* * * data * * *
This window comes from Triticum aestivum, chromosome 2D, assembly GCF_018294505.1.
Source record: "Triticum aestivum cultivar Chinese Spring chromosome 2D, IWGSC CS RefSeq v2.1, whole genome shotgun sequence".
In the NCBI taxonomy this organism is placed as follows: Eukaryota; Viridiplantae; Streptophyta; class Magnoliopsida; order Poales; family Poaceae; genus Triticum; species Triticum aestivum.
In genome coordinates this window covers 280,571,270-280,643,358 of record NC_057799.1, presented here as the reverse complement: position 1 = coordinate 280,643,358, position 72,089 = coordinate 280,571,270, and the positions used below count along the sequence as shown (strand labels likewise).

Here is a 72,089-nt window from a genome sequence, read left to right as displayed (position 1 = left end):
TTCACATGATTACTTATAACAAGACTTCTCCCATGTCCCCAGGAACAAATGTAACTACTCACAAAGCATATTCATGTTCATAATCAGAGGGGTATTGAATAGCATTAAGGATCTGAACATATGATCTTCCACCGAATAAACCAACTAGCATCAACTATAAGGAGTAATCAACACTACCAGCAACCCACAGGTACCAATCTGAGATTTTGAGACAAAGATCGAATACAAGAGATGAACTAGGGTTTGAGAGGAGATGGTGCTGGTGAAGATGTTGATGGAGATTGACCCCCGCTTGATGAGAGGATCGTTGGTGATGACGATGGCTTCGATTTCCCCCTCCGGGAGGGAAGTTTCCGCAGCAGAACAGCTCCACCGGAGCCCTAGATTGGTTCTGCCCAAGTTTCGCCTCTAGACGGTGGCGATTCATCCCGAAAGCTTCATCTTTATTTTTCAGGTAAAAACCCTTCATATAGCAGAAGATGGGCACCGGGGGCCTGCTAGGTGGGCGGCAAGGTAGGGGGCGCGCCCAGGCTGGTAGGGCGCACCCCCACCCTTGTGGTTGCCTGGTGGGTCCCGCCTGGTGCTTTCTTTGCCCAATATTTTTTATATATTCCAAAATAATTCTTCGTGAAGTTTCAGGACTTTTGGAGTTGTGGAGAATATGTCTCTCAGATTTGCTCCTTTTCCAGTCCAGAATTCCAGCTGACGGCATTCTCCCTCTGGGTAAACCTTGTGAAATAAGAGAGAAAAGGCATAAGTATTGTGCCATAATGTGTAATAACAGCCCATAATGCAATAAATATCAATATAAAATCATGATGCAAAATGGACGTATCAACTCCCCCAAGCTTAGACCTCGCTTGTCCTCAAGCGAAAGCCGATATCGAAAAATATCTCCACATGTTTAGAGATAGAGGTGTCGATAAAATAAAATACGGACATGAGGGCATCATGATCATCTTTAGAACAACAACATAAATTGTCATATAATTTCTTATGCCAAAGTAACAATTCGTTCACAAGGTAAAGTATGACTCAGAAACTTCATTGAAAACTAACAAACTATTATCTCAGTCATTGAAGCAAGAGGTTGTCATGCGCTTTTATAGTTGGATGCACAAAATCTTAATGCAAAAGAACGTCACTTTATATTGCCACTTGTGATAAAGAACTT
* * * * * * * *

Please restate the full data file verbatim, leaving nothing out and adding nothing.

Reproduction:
This window comes from Triticum aestivum, chromosome 2D, assembly GCF_018294505.1.
Source record: "Triticum aestivum cultivar Chinese Spring chromosome 2D, IWGSC CS RefSeq v2.1, whole genome shotgun sequence".
In the NCBI taxonomy this organism is placed as follows: Eukaryota; Viridiplantae; Streptophyta; class Magnoliopsida; order Poales; family Poaceae; genus Triticum; species Triticum aestivum.
In genome coordinates this window covers 280,571,270-280,643,358 of record NC_057799.1, presented here as the reverse complement: position 1 = coordinate 280,643,358, position 72,089 = coordinate 280,571,270, and the positions used below count along the sequence as shown (strand labels likewise).

Here is a 72,089-nt window from a genome sequence, read left to right as displayed (position 1 = left end):
TTCACATGATTACTTATAACAAGACTTCTCCCATGTCCCCAGGAACAAATGTAACTACTCACAAAGCATATTCATGTTCATAATCAGAGGGGTATTGAATAGCATTAAGGATCTGAACATATGATCTTCCACCGAATAAACCAACTAGCATCAACTATAAGGAGTAATCAACACTACCAGCAACCCACAGGTACCAATCTGAGATTTTGAGACAAAGATCGAATACAAGAGATGAACTAGGGTTTGAGAGGAGATGGTGCTGGTGAAGATGTTGATGGAGATTGACCCCCGCTTGATGAGAGGATCGTTGGTGATGACGATGGCTTCGATTTCCCCCTCCGGGAGGGAAGTTTCCGCAGCAGAACAGCTCCACCGGAGCCCTAGATTGGTTCTGCCCAAGTTTCGCCTCTAGACGGTGGCGATTCATCCCGAAAGCTTCATCTTTATTTTTCAGGTAAAAACCCTTCATATAGCAGAAGATGGGCACCGGGGGCCTGCTAGGTGGGCGGCAAGGTAGGGGGCGCGCCCAGGCTGGTAGGGCGCACCCCCACCCTTGTGGTTGCCTGGTGGGTCCCGCCTGGTGCTTTCTTTGCCCAATATTTTTTATATATTCCAAAATAATTCTTCGTGAAGTTTCAGGACTTTTGGAGTTGTGGAGAATATGTCTCTCAGATTTGCTCCTTTTCCAGTCCAGAATTCCAGCTGACGGCATTCTCCCTCTGGGTAAACCTTGTGAAATAAGAGAGAAAAGGCATAAGTATTGTGCCATAATGTGTAATAACAGCCCATAATGCAATAAATATCAATATAAAATCATGATGCAAAATGGACGTATCAACTCCCCCAAGCTTAGACCTCGCTTGTCCTCAAGCGAAAGCCGATATCGAAAAATATCTCCACATGTTTAGAGATAGAGGTGTCGATAAAATAAAATACGGACATGAGGGCATCATGATCATCTTTAGAACAACAACATAAATTGTCATATAATTTCTTATGCCAAAGTAACAATTCGTTCACAAGGTAAAGTATGACTCAGAAACTTCATTGAAAACTAACAAACTATTATCTCAGTCATTGAAGCAAGAGGTTGTCATGCGCTTTTATAGTTGGATGCACAAAATCTTAATGCAAAAGAACGTCACTTTATATTGCCACTTGTGATAAAGAACTT